“When we leverage data from our earlier Genomics of Young Lung Cancer study with results of this new epidemiological study, we hope to get that much closer to understanding who is at greater risk and how we can further individualize more effective care that will result in better outcomes for young lung cancer patients,” said Tony Addario, ALCMI CEO and COO.

ALCMI centrally manages the EoYLC study. The Principal Investigators (study leaders) are Barbara Gitlitz, MD, Medical Director, Product Development at Genentech; Jorge Nieva, MD, Associate Professor of Clinical Medicine at University of Southern California (USC); and Narjust Duma, MD, Assistant Professor in Hematology/Oncology at University of Wisconsin.

The study’s epidemiologists are Marisa Bittoni, PhD, Research Scientist at the Comprehensive Cancer Center within the Ohio State University College of Medicine, Anna Wu, PhD, Professor of Preventive Medicine at USC, and Sung-shim (Lani) Park, PhD, Associate Professor of Population Sciences in the Pacific Program at University of Hawaii Cancer Center.

“The EoYLC study is important in that the epidemiology of lung cancer in young patients has not been investigated in depth thus far and is little understood,” said Dr. Nieva. “With nearly 8% of lung cancer diagnosed in people under 55, and less than 2% found in people under 45, identifying the underlying signals of and risks for young lung cancer patients, the vast majority of them never smokers, will be crucial to its prevention, early diagnosis, treatment and ultimate eradication.”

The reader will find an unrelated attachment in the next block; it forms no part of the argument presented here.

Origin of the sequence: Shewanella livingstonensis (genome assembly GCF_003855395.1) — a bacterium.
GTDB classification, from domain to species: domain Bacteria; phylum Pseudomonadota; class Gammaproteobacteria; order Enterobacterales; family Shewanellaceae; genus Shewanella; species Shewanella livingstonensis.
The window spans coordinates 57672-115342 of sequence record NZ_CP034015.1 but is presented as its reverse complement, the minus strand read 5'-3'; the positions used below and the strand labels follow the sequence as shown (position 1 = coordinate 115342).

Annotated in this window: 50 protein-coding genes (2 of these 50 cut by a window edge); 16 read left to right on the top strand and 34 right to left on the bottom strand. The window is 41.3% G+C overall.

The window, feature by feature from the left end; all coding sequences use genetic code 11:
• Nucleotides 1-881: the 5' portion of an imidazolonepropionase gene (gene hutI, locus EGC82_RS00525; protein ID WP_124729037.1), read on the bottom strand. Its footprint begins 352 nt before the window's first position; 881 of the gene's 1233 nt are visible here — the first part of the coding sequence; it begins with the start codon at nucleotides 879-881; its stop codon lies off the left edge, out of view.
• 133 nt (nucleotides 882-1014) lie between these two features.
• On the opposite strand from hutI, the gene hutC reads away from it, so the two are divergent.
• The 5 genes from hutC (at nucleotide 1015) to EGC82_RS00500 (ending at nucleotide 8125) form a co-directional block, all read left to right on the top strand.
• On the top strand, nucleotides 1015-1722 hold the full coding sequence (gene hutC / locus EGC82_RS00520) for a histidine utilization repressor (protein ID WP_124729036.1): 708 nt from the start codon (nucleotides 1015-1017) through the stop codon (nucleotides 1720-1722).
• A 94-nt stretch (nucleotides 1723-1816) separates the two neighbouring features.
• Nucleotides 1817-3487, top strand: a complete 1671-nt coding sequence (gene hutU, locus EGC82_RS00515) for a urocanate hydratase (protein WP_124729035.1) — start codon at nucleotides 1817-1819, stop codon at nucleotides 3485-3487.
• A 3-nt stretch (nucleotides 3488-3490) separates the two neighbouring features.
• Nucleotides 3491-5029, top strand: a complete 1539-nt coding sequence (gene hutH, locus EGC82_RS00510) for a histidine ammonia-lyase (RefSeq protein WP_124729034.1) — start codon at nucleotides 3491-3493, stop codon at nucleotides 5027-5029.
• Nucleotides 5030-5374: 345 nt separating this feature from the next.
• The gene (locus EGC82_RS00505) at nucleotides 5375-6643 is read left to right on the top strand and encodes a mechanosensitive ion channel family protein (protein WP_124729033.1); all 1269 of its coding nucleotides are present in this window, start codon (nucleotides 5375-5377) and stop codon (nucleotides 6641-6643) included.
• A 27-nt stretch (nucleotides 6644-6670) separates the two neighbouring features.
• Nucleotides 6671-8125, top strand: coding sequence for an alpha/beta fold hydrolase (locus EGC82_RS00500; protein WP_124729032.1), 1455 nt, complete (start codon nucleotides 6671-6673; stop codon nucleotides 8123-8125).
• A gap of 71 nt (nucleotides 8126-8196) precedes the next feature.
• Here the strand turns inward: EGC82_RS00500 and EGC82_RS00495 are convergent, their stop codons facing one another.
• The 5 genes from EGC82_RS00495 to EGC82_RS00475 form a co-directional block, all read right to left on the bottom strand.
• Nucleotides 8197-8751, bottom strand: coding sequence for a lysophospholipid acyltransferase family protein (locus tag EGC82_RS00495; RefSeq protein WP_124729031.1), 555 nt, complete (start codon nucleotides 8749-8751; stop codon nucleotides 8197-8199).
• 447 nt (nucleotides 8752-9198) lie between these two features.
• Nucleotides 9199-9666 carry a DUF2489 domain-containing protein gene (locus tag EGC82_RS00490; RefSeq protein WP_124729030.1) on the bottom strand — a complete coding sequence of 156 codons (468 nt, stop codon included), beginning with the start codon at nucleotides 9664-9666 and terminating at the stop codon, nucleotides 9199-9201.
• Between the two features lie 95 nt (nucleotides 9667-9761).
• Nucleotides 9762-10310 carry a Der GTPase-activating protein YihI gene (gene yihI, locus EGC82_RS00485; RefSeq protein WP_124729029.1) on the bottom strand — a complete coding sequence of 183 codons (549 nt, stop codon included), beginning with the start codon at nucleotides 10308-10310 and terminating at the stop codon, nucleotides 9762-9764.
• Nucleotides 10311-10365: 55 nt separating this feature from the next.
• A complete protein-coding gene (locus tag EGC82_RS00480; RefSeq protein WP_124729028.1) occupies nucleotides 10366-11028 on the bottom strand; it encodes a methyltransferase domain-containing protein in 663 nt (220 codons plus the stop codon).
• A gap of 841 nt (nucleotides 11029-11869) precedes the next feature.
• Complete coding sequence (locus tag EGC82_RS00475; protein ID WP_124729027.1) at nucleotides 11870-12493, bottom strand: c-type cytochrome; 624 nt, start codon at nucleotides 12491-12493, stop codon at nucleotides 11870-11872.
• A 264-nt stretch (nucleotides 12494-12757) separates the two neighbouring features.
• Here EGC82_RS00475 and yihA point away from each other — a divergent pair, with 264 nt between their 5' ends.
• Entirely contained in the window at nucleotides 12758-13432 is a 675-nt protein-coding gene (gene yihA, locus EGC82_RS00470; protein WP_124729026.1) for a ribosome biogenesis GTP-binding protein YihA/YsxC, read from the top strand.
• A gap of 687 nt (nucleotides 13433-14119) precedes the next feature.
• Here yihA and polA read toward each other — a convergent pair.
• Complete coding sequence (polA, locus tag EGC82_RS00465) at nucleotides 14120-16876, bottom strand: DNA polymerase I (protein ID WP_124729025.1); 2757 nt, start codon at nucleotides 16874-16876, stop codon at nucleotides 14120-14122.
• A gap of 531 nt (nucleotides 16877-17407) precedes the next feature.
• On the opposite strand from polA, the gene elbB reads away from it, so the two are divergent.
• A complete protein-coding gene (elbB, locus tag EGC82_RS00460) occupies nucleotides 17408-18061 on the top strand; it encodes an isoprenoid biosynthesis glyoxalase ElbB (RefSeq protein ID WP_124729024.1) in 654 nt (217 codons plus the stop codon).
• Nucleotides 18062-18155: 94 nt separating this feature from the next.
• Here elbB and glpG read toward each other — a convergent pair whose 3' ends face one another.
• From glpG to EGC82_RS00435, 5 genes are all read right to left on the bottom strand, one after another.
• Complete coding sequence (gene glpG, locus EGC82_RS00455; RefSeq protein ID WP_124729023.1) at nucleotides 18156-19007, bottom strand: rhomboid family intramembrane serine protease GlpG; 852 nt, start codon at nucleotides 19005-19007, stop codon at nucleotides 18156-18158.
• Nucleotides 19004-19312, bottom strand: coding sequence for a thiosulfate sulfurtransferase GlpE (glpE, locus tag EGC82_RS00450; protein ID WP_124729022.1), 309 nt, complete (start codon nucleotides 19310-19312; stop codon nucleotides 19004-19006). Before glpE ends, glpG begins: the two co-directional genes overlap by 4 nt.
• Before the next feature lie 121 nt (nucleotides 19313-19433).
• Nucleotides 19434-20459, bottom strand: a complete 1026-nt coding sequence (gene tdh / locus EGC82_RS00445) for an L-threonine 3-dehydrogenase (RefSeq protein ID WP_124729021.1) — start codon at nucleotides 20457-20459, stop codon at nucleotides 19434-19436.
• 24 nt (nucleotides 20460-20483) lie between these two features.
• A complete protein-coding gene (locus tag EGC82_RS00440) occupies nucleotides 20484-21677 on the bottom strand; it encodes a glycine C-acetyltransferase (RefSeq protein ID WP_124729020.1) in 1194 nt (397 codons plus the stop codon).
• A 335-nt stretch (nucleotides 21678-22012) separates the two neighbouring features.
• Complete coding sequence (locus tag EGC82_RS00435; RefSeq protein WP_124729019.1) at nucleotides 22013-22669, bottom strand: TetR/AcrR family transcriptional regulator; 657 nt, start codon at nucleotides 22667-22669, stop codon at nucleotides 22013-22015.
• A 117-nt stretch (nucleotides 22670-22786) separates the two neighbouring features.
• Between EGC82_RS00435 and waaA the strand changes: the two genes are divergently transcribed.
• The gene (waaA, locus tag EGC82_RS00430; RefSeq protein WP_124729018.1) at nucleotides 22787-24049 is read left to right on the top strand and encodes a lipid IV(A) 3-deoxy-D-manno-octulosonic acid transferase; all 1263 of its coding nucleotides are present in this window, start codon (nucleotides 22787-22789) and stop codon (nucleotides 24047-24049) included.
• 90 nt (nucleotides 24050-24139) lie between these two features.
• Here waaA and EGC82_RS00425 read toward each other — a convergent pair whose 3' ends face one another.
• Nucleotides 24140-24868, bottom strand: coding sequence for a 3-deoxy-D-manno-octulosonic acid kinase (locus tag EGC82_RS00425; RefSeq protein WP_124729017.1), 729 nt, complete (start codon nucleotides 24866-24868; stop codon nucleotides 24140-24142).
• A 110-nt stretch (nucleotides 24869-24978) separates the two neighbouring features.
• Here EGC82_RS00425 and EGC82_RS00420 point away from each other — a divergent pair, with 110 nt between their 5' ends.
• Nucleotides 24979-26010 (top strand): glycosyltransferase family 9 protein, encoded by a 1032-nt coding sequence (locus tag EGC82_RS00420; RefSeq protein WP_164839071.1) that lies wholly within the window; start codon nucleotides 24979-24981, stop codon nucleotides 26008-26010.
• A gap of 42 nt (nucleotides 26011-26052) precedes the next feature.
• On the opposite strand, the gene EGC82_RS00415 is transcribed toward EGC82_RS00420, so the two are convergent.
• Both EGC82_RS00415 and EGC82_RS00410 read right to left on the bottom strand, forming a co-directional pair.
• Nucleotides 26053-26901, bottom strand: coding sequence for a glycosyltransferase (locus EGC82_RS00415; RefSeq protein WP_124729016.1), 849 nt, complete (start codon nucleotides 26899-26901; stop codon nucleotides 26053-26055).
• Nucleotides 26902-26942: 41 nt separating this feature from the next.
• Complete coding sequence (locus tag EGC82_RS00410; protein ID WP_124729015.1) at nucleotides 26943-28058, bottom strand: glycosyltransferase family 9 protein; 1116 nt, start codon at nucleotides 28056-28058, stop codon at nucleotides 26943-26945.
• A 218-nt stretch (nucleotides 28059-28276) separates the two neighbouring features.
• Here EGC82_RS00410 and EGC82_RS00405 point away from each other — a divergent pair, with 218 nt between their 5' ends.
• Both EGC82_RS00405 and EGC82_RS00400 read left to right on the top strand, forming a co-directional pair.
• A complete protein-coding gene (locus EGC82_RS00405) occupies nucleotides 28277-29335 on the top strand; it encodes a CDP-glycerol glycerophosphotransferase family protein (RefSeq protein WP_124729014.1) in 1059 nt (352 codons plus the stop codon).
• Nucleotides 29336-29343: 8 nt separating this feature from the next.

For information on study eligibility and participation, visit here.

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About GO2 Foundation for Lung Cancer

Founded by patients and survivors, GO2 Foundation for Lung Cancer transforms survivorship as the world's leading organization dedicated to saving, extending, and improving the lives of those vulnerable, at risk, and diagnosed with lung cancer. We work to change the reality of living with lung cancer by ending stigma, increasing public and private research funding, and ensuring access to care.

About the Addario Lung Cancer Medical Institute

The Addario Lung Cancer Medical Institute (ALCMI), founded in 2008 as a 501c(3) non-profit organization, is a patient-centric, international research consortium driving research otherwise not possible, evidenced by ALCMI’s current clinical studies Spacewalk and Beacon Lung. ALCMI overcomes barriers to collaboration via a world-class team of investigators from 22+ institutions in the U.S. and Europe, supported by dedicated research infrastructures such as centralized tissue banks and data systems. ALCMI directly facilitates research by combining scientific expertise found at leading academic institutions, working in tandem with GO2 Foundation for Lung Cancer’s Centers of Excellence on patient access – accelerating novel research advancements to lung cancer patients.

[i] Gitlitz B, et al. The Genomics of Young Lung Cancer: Comprehensive Tissue Genomic Analysis in Patients Under 40 with Lung Cancer. Submitted.